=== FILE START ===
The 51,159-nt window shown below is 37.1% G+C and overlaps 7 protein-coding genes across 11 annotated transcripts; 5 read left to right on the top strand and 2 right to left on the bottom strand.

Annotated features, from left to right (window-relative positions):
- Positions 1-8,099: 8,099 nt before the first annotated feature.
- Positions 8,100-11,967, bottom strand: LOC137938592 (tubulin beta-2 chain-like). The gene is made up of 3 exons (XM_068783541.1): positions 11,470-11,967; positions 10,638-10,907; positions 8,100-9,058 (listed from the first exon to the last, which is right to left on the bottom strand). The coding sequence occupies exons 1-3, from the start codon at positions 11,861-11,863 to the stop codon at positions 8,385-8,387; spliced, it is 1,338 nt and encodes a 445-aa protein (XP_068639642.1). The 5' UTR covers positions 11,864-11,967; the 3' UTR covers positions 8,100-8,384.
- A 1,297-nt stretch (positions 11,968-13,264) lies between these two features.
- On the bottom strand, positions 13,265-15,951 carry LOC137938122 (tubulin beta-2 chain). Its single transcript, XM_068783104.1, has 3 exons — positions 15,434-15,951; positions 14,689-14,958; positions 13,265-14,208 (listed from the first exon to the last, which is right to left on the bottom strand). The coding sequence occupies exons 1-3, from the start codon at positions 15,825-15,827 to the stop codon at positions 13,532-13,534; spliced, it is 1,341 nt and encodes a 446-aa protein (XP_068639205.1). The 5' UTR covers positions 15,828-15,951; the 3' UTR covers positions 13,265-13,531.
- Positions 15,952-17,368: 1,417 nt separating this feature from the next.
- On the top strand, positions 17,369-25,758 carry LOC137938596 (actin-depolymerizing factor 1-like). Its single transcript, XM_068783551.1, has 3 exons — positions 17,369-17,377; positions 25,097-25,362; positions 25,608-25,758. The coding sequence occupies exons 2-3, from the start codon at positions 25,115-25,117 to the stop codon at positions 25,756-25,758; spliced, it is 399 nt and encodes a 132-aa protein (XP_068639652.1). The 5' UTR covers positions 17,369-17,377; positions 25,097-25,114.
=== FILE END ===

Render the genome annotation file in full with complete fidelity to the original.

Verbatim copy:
The 51,159-nt window shown below is 37.1% G+C and overlaps 7 protein-coding genes across 11 annotated transcripts; 5 read left to right on the top strand and 2 right to left on the bottom strand.

Annotated features, from left to right (window-relative positions):
- Positions 1-8,099: 8,099 nt before the first annotated feature.
- Positions 8,100-11,967, bottom strand: LOC137938592 (tubulin beta-2 chain-like). The gene is made up of 3 exons (XM_068783541.1): positions 11,470-11,967; positions 10,638-10,907; positions 8,100-9,058 (listed from the first exon to the last, which is right to left on the bottom strand). The coding sequence occupies exons 1-3, from the start codon at positions 11,861-11,863 to the stop codon at positions 8,385-8,387; spliced, it is 1,338 nt and encodes a 445-aa protein (XP_068639642.1). The 5' UTR covers positions 11,864-11,967; the 3' UTR covers positions 8,100-8,384.
- A 1,297-nt stretch (positions 11,968-13,264) lies between these two features.
- On the bottom strand, positions 13,265-15,951 carry LOC137938122 (tubulin beta-2 chain). Its single transcript, XM_068783104.1, has 3 exons — positions 15,434-15,951; positions 14,689-14,958; positions 13,265-14,208 (listed from the first exon to the last, which is right to left on the bottom strand). The coding sequence occupies exons 1-3, from the start codon at positions 15,825-15,827 to the stop codon at positions 13,532-13,534; spliced, it is 1,341 nt and encodes a 446-aa protein (XP_068639205.1). The 5' UTR covers positions 15,828-15,951; the 3' UTR covers positions 13,265-13,531.
- Positions 15,952-17,368: 1,417 nt separating this feature from the next.
- On the top strand, positions 17,369-25,758 carry LOC137938596 (actin-depolymerizing factor 1-like). Its single transcript, XM_068783551.1, has 3 exons — positions 17,369-17,377; positions 25,097-25,362; positions 25,608-25,758. The coding sequence occupies exons 2-3, from the start codon at positions 25,115-25,117 to the stop codon at positions 25,756-25,758; spliced, it is 399 nt and encodes a 132-aa protein (XP_068639652.1). The 5' UTR covers positions 17,369-17,377; positions 25,097-25,114.